In other words, the yachting facility and the infrastructure supporting it appear to be a cohesive design rather than separate components. Giving the civil engineers the lead during the initial phase of the project helped prevent engineering failures while still allowing the architecture, aesthetics, and user experience to come to the forefront. But working well together (and early in the planning stages) isn’t just beneficial for big projects—it’s equally important at smaller scales.
Such was the case in coordination between the architect and civil-engineer teams on the University of Colorado Denver Wellness Center. “We had a high-visibility campus project on a spatially challenged site with a significant utility easement cutting across,” Ash says. “It was hard to figure out how to make the site viable. We worked with several local partners, including a civil-engineering team, to explore building-footprint, land-shape, and infrastructure modifications. In the end, we created a great design and one uniquely tailored to the site.”
1001 Woodward Plaza hardscape in downtown Detroit, Michigan. (Image courtesy of Jason Robinson Photography.)
Another example is a plaza renovation at 1001 Woodward in Detroit—located over a basement that extends beyond the walls of the high-rise tower above. “It was leaking, pavers were failing, and it hadn’t really been touched since it was built in the ’60s,” Ash says.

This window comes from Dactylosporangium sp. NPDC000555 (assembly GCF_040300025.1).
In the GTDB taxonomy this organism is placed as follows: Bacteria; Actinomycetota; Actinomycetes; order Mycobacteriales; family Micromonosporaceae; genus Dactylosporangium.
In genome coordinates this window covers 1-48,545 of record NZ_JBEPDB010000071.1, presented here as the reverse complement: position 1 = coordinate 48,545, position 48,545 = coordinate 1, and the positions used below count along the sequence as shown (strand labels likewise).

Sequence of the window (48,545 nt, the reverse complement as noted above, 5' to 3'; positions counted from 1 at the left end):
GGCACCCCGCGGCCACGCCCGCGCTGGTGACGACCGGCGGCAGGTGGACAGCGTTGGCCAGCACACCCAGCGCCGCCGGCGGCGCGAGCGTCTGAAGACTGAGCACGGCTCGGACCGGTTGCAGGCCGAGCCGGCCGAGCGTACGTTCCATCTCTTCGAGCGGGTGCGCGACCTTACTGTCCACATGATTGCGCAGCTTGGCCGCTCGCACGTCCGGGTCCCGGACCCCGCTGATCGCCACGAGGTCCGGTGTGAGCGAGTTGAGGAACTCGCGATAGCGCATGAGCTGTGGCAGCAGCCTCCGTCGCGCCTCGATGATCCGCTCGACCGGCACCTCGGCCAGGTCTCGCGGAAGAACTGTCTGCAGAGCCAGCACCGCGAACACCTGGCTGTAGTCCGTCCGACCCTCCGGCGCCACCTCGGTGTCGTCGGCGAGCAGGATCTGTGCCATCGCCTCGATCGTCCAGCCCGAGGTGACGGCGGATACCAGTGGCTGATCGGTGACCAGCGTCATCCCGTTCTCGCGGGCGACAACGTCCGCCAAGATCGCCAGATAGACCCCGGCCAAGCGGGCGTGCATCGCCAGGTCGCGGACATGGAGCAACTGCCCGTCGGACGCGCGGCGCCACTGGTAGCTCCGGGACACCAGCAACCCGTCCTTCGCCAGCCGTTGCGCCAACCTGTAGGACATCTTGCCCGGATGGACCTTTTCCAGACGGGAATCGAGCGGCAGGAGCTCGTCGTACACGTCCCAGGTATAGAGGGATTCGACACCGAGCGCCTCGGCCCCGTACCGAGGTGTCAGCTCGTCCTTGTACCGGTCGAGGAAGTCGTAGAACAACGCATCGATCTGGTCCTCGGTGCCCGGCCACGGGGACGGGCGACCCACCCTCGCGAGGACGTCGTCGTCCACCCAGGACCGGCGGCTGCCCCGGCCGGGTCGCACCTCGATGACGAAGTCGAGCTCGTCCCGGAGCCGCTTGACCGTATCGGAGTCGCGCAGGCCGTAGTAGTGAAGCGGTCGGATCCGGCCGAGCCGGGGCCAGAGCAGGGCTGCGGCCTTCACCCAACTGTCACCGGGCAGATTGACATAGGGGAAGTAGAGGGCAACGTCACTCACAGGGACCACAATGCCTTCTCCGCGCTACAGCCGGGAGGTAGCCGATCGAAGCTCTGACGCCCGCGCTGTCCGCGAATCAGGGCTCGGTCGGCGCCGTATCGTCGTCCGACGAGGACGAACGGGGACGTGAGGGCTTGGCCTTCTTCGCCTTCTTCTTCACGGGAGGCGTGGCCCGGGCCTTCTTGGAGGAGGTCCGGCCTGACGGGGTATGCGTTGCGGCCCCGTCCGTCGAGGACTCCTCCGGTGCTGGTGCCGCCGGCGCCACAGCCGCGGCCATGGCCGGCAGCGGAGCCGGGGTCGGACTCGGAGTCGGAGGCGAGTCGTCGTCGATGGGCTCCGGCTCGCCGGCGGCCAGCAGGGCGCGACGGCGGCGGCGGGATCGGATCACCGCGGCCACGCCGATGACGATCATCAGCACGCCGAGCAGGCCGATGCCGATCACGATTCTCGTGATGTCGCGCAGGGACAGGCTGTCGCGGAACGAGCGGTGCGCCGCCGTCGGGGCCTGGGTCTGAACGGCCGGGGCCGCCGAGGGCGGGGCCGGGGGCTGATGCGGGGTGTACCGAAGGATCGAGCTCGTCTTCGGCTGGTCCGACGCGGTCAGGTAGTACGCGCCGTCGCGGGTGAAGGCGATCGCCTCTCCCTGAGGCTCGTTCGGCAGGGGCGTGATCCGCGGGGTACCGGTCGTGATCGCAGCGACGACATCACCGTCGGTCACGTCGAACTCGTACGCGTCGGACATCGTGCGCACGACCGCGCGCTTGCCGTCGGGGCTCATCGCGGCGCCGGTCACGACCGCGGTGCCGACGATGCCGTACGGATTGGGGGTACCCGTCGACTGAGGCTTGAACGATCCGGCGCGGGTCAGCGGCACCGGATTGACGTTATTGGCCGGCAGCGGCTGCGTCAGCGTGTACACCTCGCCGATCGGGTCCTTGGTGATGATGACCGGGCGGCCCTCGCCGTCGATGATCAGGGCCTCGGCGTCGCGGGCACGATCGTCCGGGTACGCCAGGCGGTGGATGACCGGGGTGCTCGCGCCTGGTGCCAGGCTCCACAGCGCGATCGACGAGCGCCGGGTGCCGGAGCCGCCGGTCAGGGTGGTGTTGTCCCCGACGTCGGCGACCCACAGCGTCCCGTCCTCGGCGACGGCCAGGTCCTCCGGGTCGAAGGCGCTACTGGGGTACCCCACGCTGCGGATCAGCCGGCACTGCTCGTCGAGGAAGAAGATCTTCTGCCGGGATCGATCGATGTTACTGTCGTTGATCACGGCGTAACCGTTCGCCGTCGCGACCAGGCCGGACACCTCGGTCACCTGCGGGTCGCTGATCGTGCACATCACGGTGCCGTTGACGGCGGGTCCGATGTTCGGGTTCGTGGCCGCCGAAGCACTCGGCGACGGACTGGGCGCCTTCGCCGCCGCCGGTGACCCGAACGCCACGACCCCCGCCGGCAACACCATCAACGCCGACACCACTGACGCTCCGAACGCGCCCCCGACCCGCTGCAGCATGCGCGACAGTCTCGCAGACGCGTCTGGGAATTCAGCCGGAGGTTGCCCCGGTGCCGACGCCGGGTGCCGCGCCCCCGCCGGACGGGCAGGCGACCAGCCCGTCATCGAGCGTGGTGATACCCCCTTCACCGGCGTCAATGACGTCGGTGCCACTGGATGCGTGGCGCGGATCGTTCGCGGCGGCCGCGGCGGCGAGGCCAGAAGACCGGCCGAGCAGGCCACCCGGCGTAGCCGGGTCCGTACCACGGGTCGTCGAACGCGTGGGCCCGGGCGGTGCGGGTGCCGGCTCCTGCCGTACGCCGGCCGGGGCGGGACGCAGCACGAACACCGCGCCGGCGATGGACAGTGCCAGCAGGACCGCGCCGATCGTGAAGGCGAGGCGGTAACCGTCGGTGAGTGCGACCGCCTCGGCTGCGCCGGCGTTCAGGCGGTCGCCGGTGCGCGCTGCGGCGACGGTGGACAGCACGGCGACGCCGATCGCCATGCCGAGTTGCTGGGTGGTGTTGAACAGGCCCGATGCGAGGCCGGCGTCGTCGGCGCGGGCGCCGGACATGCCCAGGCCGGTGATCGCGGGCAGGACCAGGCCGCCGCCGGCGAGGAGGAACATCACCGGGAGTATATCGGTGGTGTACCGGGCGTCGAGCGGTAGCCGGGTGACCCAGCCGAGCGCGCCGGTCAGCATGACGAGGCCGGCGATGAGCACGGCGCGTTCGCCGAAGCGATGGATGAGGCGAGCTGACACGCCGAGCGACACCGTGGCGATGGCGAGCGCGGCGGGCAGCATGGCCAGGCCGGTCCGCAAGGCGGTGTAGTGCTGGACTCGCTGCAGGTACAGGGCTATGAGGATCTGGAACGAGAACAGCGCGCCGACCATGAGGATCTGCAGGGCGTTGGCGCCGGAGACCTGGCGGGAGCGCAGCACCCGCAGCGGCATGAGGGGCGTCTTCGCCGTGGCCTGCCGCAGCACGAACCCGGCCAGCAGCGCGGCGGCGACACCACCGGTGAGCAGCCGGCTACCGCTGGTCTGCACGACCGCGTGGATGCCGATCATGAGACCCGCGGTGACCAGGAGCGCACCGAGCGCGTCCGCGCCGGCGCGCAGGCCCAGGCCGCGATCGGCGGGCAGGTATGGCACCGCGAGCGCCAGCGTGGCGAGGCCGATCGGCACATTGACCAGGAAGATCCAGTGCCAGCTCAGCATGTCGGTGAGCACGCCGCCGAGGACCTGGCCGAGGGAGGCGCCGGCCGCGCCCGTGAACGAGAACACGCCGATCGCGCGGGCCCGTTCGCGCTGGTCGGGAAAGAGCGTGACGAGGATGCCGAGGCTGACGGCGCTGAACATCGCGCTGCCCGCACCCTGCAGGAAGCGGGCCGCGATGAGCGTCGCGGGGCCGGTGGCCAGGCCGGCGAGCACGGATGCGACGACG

The technical intricacies of adding planters and native landscape, handling drainage, and designing an entirely new waterproofing system over an existing structure amplified the necessity of coordination. “Thanks to a visionary client who saw this as more than just a leak repair, a team of architects, civil engineers, landscape architects, structural engineers, and lighting designers was able to transform an austere and unusable hardscape into a vibrant public space,” Ash says.
The relationship between a civil engineer and an architect is usually taken for granted as a technical interchange that informs the aesthetics, but it’s much more than that. A true collaboration between the two disciplines elevates the aesthetics and experiential aspects of a project—all the systems underground work as they should, and thus become invisible to the end user.
That means civil engineers may appear to be unsung heroes at times, but architects know that without great engineering, flawless design is meaningless. The occasional impassioned debate between architect and engineer may be just the thing to turn a project into a real success.
This article originally appeared on Autodesk’s Redshift, a site dedicated to inspiring designers, engineers, builders, and makers.
Taz Loomans is a licensed, LEED-accredited architect at Smith-Karng Architecture in San Francisco, California. She also writes about architecture and cities on her Blooming Rock blog and for other publications.